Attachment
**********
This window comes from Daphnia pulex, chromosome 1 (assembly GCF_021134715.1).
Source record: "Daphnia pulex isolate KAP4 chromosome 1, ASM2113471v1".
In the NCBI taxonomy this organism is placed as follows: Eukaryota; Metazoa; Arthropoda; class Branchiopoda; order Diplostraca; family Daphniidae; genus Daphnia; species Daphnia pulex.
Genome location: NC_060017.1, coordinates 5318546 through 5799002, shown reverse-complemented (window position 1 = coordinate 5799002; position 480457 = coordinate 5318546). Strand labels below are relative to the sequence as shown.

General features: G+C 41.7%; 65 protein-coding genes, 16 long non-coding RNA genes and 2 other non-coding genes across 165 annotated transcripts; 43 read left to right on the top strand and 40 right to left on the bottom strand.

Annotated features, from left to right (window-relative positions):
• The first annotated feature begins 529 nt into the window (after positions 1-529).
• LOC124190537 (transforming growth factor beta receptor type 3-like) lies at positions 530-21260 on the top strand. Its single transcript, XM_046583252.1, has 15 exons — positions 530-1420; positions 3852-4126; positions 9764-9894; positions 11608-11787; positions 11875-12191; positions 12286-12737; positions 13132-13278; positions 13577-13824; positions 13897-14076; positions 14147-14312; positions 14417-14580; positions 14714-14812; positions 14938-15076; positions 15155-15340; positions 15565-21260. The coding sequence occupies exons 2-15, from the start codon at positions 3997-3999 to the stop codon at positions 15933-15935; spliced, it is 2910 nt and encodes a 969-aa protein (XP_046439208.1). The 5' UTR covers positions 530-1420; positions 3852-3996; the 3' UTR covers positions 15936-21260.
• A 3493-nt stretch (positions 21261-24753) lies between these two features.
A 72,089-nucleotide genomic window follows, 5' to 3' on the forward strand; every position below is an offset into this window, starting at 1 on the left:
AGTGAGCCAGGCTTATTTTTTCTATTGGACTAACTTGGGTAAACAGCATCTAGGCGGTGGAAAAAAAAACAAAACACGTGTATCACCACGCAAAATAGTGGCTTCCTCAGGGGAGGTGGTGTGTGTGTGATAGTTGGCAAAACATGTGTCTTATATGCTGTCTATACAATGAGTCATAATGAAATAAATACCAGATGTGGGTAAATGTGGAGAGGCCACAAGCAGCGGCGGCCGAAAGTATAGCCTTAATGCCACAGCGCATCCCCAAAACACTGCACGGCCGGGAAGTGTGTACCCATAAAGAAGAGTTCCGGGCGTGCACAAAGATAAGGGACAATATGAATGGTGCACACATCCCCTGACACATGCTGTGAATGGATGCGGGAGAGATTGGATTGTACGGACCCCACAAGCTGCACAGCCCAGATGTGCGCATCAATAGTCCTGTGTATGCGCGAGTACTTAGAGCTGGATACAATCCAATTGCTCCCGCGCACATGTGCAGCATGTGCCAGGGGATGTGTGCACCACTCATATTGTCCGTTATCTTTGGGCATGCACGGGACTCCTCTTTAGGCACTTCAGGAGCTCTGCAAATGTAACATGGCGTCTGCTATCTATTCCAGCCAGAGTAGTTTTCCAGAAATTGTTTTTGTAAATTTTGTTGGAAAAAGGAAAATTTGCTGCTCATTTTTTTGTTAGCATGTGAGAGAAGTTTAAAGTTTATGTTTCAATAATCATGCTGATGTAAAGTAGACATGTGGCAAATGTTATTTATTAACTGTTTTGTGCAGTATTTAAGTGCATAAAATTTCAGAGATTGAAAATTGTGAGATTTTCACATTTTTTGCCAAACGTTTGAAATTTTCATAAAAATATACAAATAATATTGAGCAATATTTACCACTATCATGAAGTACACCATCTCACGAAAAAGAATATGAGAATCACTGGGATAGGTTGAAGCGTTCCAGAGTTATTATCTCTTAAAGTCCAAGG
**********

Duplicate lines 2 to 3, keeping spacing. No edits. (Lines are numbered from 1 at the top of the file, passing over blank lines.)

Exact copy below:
Source record: "Daphnia pulex isolate KAP4 chromosome 1, ASM2113471v1".
In the NCBI taxonomy this organism is placed as follows: Eukaryota; Metazoa; Arthropoda; class Branchiopoda; order Diplostraca; family Daphniidae; genus Daphnia; species Daphnia pulex.